Tuesday, August 23, 2016


In the press for more and more interesting vinyl to tempt the new record buyers, the choices are getting more and more obscure. Nobody has bought Hollies albums in years, and all I ever saw in collections were Greatest Hits; they were a singles band after all. That's despite lots of attempts to break that image; Graham Nash quit the band largely over the internal struggle to get off the Top 40 gravy train and make serious records like the more cool British bands.

I know lots and lots of record collectors and I can't think of one that owned this album, but that's because in 1967, everybody was buying Sgt. Pepper. But even The Hollies were trying to embrace the new psychedelic sounds, and this was their most serious attempt. They insisted they would only record their own compositions, and they wanted to get far out. The cover art was one of the very first psychedelic designs, and inside the songs were filled with special effects; phasing, distortion, all manner of trippy vocals.

Funny though, despite all the attempts, the best songs here have catchy pop underneath the trickery, with the joyous Hollies harmonies bursting out. They were becoming better songwriters, but not in the psychedelic scene. That was better left to the likes of The Pink Floyd; like The Rolling Stones effort of the time, Their Satanic Majesties Request, good songs were somewhat obscured, and a few dumb ideas were allowed because they were, well psychedelic, man.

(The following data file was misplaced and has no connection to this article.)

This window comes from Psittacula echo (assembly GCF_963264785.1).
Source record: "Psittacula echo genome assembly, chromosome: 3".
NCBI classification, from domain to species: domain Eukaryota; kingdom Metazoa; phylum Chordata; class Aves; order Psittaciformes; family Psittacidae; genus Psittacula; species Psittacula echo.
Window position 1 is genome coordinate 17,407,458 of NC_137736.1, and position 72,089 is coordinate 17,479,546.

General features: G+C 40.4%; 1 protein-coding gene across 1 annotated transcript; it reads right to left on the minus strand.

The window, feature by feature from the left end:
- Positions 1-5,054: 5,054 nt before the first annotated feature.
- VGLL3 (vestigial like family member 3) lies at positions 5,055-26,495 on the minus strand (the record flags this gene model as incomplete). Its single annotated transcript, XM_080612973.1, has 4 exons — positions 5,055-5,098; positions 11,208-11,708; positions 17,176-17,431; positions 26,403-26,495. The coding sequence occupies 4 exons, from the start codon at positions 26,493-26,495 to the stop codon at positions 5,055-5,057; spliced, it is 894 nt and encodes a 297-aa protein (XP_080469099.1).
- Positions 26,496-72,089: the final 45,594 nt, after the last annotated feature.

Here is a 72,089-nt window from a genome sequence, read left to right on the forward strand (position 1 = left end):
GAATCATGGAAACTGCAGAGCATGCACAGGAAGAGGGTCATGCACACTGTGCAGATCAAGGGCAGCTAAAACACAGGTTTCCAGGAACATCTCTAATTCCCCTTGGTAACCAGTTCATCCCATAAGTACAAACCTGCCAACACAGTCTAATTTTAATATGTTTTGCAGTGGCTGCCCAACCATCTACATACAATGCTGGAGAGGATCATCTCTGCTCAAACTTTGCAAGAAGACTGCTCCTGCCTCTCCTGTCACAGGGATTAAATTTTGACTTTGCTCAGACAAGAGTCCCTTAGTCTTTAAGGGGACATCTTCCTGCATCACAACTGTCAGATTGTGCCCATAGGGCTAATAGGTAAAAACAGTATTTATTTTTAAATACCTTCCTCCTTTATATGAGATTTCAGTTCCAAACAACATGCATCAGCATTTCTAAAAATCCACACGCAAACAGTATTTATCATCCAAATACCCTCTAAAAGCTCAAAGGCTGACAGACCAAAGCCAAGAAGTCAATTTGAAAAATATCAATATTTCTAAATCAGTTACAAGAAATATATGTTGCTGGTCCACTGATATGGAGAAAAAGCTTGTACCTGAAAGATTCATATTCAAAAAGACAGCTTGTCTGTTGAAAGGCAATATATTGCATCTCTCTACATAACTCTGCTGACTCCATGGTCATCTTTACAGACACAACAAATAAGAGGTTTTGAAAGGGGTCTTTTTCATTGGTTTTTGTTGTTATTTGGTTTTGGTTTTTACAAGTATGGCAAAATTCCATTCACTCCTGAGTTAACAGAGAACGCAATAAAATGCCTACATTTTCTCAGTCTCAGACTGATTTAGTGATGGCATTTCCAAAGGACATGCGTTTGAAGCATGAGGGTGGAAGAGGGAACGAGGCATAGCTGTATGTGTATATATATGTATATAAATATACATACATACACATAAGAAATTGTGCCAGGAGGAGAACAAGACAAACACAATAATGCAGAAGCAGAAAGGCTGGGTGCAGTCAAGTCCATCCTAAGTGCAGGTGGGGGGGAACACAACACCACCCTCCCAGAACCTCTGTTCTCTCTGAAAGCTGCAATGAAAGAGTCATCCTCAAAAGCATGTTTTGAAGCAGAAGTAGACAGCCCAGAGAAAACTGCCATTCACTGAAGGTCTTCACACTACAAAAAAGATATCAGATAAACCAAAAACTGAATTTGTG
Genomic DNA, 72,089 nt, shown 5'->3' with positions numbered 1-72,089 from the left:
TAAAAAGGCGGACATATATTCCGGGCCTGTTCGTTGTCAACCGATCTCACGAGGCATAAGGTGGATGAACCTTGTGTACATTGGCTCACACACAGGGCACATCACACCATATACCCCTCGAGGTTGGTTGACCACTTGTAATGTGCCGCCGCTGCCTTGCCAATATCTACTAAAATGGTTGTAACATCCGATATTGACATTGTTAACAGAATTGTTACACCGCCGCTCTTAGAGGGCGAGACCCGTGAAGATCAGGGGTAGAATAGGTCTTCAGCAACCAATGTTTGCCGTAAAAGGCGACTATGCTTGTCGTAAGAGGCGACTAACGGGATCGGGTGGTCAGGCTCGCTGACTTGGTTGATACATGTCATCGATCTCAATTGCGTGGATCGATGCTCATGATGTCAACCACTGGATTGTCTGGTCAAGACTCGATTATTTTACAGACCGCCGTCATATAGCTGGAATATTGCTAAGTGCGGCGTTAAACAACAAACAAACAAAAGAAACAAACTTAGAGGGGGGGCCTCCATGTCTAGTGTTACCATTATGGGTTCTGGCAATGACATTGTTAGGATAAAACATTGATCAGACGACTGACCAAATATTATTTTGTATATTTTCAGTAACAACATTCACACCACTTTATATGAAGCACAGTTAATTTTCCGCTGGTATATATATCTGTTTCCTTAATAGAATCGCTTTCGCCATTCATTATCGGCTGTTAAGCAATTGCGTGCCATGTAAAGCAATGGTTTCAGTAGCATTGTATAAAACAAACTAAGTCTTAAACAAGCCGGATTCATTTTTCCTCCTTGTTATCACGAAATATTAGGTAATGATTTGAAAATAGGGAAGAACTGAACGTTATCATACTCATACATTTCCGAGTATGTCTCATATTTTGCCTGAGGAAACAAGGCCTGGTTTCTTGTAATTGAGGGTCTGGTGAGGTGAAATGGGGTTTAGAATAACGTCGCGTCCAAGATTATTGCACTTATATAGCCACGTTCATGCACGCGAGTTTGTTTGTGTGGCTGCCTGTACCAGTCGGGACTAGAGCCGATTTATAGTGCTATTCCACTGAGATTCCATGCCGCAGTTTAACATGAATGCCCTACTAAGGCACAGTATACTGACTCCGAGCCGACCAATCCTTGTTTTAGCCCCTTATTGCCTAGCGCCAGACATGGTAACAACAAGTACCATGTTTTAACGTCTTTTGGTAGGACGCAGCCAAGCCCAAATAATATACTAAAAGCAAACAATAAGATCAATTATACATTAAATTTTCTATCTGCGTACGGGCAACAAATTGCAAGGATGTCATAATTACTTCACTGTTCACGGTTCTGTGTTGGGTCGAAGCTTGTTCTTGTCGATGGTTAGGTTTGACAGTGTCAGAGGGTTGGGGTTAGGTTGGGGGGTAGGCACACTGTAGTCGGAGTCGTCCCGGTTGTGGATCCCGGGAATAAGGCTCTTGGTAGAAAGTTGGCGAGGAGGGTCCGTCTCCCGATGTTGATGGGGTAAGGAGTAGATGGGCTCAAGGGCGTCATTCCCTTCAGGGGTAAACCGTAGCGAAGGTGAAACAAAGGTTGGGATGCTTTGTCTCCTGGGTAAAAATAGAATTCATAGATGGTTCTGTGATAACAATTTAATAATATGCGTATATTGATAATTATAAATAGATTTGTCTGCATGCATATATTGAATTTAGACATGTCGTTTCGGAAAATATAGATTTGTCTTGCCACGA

There are great pop numbers here such as Have You Ever Loved Somebody and You Need Love, as fine as any of their contemporary hits. On the con side, there's the horrible Rain On The Window, with it's "pitter patter, pitter patter" vocal, and a verse pattern stolen from the earlier hit Bus Stop. Ye Old Toffee Shoppe is lame as well, with its harpsichord and "good little boys" buying sweets. I say, Terrance and Phillip.

In case you are that person who has bought this album at some time (I do not know who you are), this is the British version, not the North American. Like many British Invasion bands, they had their albums chopped down from longer lengths in Europe, and here it's 12 cuts instead of the 10 of the U.S./Canadian set. Plus, the original British album had none of their current 45's present, while here they added Carrie Anne to boost interest.

This package features the full psychedelic cover in all its glory (also edited in the North American packaging, the titles changed and cropped), and comes with both the mono and stereo LP's, so you get to decide which you like better. I find a little more depth to the stereo in this case, but both sound great, re-cut from the original master tapes, and pressed on heavyweight vinyl. As it turns out, it was an album I should have had, and it only took 50 years to find out.

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